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View Diary: NRO: Romney would have won if we had just changed the rules (154 comments)

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  •  Bullshit (10+ / 0-)

    What is so hard about the concept of democracy?  One president, one district--the country--majority rules.

    Congressional districts have a smidgeon of basis for existing, in the notion of representation for local concerns.  As long as not gerrymandered brazenly.  Otherwise, it's already bad enough that small and rural states get over-represented in the Senate, already bad enough that the filibuster gives an irresponsible minority veto power.

    •  Proportional voting within states... (3+ / 0-)
      Recommended by:
      lostboyjim, blue aardvark, Samer

      ....could possibly work.

      Voting for President by district would produce the same result as we have in the House, where the majority voted for Democrats, but a majority of Republicans were elected.

      National Popular Vote would result in MASSIVE vote rigging in majority-Republican districts unless there were strongly enforced Federal rules about election access.

      Similar problems would exist for proportional voting within states, of course.

      What I'm getting at is that ANY change is problematic without strongly enforced rules allowing everyone eligible to vote & have their vote counted.

      •  Current System Maximizes Opp and Incentives (0+ / 0-)

        The current state-by-state winner-take-all system of awarding electoral votes maximizes the incentive and opportunity for fraud, coercion, intimidation, confusion, and voter suppression. A very few people can change the national outcome by adding, changing, or suppressing a small number of votes in one closely divided battleground state. With the current system all of a state's electoral votes are awarded to the candidate who receives a bare plurality of the votes in each state. The sheer magnitude of the national popular vote number, compared to individual state vote totals, is much more robust against manipulation.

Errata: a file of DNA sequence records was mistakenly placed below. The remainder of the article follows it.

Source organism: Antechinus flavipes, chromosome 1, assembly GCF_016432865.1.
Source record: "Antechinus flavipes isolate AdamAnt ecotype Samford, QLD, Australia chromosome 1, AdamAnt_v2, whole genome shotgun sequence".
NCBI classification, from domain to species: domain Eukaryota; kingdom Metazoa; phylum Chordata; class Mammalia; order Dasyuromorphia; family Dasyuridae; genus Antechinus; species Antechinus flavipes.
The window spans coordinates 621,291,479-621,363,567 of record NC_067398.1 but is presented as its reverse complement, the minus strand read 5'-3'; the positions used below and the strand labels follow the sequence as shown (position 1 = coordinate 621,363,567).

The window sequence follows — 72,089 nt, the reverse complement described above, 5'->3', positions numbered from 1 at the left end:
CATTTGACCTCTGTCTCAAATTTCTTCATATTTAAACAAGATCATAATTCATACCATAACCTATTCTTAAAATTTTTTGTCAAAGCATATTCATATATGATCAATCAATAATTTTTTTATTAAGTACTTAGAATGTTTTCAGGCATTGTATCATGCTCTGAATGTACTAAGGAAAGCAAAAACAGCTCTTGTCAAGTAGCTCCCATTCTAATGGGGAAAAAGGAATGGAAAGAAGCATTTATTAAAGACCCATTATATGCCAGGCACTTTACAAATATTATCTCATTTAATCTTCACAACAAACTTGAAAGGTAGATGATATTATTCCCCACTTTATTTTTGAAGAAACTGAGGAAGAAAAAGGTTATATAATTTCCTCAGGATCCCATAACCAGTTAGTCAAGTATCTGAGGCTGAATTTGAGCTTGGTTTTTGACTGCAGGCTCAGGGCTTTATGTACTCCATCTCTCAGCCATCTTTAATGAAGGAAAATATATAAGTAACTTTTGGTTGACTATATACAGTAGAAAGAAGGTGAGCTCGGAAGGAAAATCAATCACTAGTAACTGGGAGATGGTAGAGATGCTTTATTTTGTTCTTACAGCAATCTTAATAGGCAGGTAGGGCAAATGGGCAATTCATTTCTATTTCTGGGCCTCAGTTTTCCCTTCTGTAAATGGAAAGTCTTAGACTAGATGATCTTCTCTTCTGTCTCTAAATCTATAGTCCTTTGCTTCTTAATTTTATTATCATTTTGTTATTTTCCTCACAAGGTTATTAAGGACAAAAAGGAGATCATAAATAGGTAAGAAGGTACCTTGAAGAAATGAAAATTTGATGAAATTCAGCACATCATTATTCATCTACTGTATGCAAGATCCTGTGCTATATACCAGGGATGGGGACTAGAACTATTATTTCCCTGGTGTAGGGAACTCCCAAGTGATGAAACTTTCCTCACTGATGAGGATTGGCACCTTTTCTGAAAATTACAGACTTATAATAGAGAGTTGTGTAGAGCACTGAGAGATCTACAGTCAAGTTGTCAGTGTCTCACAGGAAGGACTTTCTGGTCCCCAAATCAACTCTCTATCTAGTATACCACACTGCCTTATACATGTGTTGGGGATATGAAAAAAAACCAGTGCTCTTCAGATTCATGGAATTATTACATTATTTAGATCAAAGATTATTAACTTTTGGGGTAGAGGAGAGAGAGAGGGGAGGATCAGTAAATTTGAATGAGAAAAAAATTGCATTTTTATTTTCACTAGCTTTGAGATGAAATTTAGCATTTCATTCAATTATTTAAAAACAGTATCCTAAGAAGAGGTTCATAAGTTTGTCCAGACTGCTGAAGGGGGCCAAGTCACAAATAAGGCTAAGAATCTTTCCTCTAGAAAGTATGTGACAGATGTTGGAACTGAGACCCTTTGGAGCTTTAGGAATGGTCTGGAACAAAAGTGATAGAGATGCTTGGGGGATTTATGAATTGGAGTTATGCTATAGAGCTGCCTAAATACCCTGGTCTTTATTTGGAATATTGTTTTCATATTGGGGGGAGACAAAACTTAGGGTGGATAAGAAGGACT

National Popular Vote would limit the benefits to be gained by fraud or voter suppression.  One suppressed vote would be one less vote. One fraudulent vote would only win one vote in the return. In the current electoral system, one fraudulent vote could mean 55 electoral votes, or just enough electoral votes to win the presidency without having the most popular votes in the country.

        The closest popular-vote election in American history (in 1960), had a nationwide margin of more than 100,000 popular votes.  The closest electoral-vote election in American history (in 2000) was determined by 537 votes, all in one state, when there was a lead of 537,179 (1,000 times more) popular votes nationwide.

        For a national popular vote election to be as easy to switch as 2000, it would have to be two hundred times closer than the 1960 election--and, in popular-vote terms, forty times closer than 2000 itself.

        Which system offers vote suppressors or fraudulent voters a better shot at success for a smaller effort?

        •  My concern is... (0+ / 0-)

          ...that in the deep red states, there would be essentially no oversight (as things currently stand), so thousands or even hundreds of thousands of votes could be suppressed or fraudulently counted.

          Florida was a freaking disaster, but in part that was because the Republicans arranged for rules that allowed counting more votes among their constituencies than ours. And ultimately, they won by shutting down the count.

          And that all happened with lots of Democrats involved in the process and the eyes of the nation on it. Imagine what they could do in states with few Democratic officials and not much outside visibility.

          I'm not opposing NPV -- I'm saying that it MUST come with enforced national standards.

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